Acanthamoeba: Keratitis and Eye Infection


THIS BUG WILL EAT YOUR EYES: Acanthamoeba Keratitis - Endmyopia®

What exactly is an amoeba?

Microscopically small, one-celled Acanthamoeba parasitizes people. Acanthamoeba produces keratitis, an illness that affects the eyes. The illness causes the patient’s cornea to grow hazy, making vision challenging. If the disease is not treated, it may lead to blindness or irreversible vision difficulties. People who wear contact lenses are especially prone to contracting the illness. The illness is uncommon. There are numerous acanthamoeba species. While it can be challenging to tell one species from another visually, scientists can do so through genetic analysis. They are widely distributed and have unique qualities. Environmental Distribution


Species of Acanthamoeba are quite prevalent in nature. In fresh water, plants, and soil, amoebas can be discovered. They can be discovered in ponds, lakes, rivers, lakes, and tap water. Additionally, air and seawater contain them. They have been found in a variety of products and pieces of equipment, such as mineral and distilled water bottles, vegetables, shower heads, heating and cooling systems, hospital equipment, sewers, and contact Iens cases.

Acanthamoeba: Keratitis and Eye Infection

It is believed that people regularly enter the body and are routinely exposed to the bacterium. However, most of the time, this does not make individuals ill. Even though acanthamoeba keratitis frequently affects contact lens wearers, many of them do not experience a corneal infection. Once the cornea is infected, the virus cannot go farther inside the body.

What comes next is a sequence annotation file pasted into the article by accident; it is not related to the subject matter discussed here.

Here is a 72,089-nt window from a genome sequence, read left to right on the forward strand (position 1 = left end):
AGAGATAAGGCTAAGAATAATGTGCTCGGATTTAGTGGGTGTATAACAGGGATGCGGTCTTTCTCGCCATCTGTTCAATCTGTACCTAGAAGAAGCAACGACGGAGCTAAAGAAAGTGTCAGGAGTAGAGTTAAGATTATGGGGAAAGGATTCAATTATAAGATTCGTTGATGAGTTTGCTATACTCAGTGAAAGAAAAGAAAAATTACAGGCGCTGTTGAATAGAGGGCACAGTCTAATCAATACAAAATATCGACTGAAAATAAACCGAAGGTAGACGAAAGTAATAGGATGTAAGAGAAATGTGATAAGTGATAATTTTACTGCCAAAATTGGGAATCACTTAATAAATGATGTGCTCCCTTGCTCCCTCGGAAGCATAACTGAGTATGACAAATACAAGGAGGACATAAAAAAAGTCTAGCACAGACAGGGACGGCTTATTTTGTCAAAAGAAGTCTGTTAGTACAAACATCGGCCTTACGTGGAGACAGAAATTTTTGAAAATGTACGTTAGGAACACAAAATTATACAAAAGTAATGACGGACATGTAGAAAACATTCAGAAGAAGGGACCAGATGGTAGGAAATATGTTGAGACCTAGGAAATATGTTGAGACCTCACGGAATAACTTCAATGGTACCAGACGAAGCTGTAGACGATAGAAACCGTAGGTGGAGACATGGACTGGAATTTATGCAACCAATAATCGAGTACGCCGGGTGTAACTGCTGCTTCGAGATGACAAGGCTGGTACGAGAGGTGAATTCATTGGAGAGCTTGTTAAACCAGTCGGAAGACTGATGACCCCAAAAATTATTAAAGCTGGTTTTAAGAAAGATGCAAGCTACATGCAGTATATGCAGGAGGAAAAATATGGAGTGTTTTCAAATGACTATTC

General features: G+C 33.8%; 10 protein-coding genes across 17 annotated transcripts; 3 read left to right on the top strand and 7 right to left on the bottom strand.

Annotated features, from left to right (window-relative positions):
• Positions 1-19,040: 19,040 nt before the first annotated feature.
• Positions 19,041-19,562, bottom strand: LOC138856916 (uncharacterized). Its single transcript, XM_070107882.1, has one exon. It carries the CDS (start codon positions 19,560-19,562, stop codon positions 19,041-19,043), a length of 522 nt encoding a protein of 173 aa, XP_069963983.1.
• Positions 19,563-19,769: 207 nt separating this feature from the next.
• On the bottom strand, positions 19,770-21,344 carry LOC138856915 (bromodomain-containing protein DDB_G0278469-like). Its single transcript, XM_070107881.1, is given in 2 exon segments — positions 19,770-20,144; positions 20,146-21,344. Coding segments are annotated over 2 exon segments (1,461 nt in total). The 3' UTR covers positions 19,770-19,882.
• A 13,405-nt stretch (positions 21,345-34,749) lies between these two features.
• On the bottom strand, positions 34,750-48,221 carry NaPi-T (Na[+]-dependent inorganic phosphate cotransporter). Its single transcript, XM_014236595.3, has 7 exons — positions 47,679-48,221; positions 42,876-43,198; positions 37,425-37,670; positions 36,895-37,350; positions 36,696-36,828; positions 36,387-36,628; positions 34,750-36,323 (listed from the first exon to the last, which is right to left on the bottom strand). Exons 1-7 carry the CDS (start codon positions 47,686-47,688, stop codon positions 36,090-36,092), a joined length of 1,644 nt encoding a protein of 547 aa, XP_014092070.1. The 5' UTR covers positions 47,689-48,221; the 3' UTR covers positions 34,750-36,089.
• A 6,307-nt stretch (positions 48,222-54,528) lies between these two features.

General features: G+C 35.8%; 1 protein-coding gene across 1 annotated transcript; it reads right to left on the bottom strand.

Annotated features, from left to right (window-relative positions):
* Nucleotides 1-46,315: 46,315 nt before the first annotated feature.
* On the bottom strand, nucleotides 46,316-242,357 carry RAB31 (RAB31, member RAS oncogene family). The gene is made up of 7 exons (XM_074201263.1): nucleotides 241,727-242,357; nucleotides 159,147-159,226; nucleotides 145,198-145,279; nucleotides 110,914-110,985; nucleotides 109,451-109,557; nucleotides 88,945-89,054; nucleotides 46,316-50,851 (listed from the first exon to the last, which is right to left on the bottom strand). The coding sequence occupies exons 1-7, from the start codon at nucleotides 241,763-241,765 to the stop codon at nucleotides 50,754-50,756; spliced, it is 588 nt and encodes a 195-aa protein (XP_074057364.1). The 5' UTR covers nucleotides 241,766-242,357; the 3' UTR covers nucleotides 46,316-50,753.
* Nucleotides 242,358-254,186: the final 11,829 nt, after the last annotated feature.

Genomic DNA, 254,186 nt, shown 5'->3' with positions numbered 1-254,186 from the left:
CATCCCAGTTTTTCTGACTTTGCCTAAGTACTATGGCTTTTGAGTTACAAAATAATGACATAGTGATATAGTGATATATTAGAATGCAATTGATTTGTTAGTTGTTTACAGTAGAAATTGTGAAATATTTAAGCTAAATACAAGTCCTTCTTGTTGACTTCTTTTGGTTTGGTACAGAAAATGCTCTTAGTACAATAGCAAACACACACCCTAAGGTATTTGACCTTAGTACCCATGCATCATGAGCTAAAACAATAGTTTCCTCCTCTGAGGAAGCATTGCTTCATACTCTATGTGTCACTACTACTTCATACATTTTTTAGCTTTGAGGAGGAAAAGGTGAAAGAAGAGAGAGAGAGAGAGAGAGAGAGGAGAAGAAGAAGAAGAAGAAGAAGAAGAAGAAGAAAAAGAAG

These incidents demonstrate that the majority of parasite kinds can be successfully warded off by the human body. Bacterial Cells


Yeast and other organic matter are food for anthamoeba bacteria. It wraps its victim with imitations to capture it. Following this, the prey enters a food vacuole where digesting occurs. Acanthopody, a thin, spine-like imitation that the amoeba typically projects from its body.

The parasite’s spherical nucleus features a nucleolus at its center. One or more contractile vacuoles are present in the cell. These take up water as it enters the cell and release it afterward through a transient hole in the cell membrane.

The trophozoite and cyst phases make up Acanthamoeba’s life cycle. The amoeboid and developing stage is called the trophozoite. The cyst is a double-walled stage that is dormant. When a cell could potentially be in danger, it happens. Lack of nourishment, a shift in pH, severe temperatures, and the presence of hazardous chemicals are a few examples of these circumstances.

Some acanthamoeba species have been reported to harbor enormous viruses. Giant viruses are much bigger than their smaller relatives and have several unique characteristics. Cornea’s Structure and Function


The cornea is the front of the eye’s outermost transparent layer. The retina is located in the back of the eyeball where light rays that are reflected from objects go through the cornea. An image is transmitted to the brain by the retina via the optic nerve. We lose our ability to see if the cornea becomes hazy and stops reflecting light onto the retina.

The cornea has five layers in total. These layers, which begin at the front of the eye, are as follows:

-Epithelium: The cornea is protected by this surface layer of 5–7 cells.